Would you rather inject yourself once a month or take a pill every day? Unless you're extremely needle-phobic, it's not an easy question to answer. There are advantages and disadvantages to both.
Biogen Idec (Nasdaq: BIIB ) is hedging its bets, figuring there will be a market for both types of multiple sclerosis treatments. It's already produced positive phase 3 data for its oral BG-12 and yesterday released solid -- albeit far from perfect -- phase 2b data for its once-monthly daclizumab.
The drug's efficacy looks pretty good. Patients taking once-monthly daclizumab had an annualized relapse rate 50% to 54% depending on the dose compared with patients taking a placebo. That's on par with BG-12 and certainly better than Teva Pharmaceuticals' (Nasdaq: TEVA ) laquinimod and its adjusted 21% reduction in the annualized relapse rate.
But the side-effect profile leaves something to be desired. Serious infections occurred in 2% of patients taking once-monthly daclizumab compared with 0% in placebo. That's not all that surprising, since the drug is designed to inhibit the immune system; Roche sells a version of daclizumab called Zenapax to treat organ-transplant patients.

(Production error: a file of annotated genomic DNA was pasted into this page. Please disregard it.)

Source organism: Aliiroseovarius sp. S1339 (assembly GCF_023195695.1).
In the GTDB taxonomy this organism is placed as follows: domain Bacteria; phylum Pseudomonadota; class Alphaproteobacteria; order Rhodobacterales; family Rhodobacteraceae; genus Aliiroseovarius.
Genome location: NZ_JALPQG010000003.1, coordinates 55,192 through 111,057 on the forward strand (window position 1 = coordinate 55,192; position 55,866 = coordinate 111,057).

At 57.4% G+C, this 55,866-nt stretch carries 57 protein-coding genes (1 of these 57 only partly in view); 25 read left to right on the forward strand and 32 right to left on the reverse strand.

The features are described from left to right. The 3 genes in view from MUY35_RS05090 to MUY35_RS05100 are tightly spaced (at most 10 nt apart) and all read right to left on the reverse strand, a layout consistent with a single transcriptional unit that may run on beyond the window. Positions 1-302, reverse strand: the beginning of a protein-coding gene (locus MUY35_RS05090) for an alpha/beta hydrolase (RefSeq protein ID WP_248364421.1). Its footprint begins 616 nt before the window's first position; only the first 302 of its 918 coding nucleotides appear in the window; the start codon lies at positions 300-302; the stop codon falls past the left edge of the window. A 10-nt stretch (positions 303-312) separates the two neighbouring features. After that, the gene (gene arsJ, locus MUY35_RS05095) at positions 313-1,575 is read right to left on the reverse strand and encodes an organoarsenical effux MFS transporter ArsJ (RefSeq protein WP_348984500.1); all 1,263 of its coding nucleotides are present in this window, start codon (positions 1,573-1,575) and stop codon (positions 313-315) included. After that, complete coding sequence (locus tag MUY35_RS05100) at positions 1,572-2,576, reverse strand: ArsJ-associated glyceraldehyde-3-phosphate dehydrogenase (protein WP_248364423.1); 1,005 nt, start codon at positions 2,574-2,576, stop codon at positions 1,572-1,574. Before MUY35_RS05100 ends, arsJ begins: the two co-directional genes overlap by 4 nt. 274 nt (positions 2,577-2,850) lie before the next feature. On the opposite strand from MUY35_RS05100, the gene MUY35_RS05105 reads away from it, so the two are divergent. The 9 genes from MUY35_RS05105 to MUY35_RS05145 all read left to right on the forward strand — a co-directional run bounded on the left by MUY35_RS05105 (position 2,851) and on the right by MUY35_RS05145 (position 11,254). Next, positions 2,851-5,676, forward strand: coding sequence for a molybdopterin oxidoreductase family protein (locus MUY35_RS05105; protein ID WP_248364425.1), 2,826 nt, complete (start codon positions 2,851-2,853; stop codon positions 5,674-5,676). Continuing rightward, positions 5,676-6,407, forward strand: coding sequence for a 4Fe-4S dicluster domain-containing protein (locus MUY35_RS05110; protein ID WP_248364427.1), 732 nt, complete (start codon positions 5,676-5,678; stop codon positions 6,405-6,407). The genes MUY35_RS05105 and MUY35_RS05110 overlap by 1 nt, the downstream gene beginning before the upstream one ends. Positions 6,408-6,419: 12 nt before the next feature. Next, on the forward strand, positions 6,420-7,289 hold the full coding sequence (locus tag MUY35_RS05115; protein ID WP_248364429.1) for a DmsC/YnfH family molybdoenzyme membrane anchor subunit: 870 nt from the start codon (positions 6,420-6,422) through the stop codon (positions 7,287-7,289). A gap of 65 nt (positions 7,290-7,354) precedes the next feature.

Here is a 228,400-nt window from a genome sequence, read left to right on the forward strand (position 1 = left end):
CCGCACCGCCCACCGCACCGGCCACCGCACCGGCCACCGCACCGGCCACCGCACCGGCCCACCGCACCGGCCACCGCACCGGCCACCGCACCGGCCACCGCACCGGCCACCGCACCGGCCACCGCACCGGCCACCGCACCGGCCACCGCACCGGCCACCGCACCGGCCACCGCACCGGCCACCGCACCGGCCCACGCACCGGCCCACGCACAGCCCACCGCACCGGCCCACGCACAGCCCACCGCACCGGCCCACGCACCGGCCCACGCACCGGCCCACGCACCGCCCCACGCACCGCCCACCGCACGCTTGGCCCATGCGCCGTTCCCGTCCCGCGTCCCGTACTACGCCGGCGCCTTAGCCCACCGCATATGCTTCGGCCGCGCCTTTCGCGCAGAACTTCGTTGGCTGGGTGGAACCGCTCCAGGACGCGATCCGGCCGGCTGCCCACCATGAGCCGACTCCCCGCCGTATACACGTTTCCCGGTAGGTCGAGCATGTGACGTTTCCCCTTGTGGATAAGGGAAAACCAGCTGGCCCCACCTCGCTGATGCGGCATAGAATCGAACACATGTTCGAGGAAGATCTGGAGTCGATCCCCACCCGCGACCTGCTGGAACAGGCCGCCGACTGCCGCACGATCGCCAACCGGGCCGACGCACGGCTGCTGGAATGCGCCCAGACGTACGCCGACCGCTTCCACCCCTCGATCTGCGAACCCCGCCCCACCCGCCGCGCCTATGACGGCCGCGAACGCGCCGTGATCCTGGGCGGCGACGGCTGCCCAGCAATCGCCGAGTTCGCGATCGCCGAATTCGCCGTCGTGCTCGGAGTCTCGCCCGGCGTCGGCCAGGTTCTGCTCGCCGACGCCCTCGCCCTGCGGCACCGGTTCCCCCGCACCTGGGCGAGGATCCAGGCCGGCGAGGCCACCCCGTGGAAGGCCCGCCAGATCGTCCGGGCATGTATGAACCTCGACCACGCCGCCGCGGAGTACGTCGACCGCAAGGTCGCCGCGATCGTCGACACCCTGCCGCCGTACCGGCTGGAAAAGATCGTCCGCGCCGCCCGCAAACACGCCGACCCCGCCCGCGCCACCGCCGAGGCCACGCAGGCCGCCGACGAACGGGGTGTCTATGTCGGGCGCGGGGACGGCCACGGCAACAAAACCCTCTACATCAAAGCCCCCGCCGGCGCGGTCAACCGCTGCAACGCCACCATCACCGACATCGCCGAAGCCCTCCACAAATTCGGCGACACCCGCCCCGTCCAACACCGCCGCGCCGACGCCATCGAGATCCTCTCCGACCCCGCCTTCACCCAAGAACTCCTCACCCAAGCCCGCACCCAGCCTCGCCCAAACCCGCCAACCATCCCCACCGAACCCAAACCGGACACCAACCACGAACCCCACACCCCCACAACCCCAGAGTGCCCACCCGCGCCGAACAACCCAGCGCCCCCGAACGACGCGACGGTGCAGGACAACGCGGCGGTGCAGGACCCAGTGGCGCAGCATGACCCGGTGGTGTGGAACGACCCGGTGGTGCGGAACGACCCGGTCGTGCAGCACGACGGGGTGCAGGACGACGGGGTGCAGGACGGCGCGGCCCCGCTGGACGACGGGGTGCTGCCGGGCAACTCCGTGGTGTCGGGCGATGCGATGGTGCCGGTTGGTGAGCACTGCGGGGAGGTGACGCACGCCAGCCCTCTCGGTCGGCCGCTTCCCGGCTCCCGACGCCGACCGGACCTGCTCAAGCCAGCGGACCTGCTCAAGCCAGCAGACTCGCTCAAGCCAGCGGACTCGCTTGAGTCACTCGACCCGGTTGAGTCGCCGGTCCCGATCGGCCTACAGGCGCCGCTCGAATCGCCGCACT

The bigger worry might come from the 4% of patients whose liver enzyme levels were five times higher than normal, which is a good indicator that the drug might be damaging the liver. And since it's a monthly treatment, the drug will be in the system for quite awhile after doctors decide there's a problem.
Two patients taking once-monthly daclizumab died while in the study, although it wasn't clear the drug was the cause.
The mixed data is good enough for Biogen and its partner Abbott Labs (NYSE: ABT ) to continue with the currently enrolling phase 3 trial, but not so great that investors should pencil in revenue from once-monthly daclizumab. The drug would certainly be more convenient than current multiple sclerosis treatments like Copaxone from Teva and Rebif from Pfizer (NYSE: PFE ) and Merck KGaA, but we'll have to see data from a larger and longer trial to know whether the risk-reward profile is good enough to get past the Food and Drug Administration.
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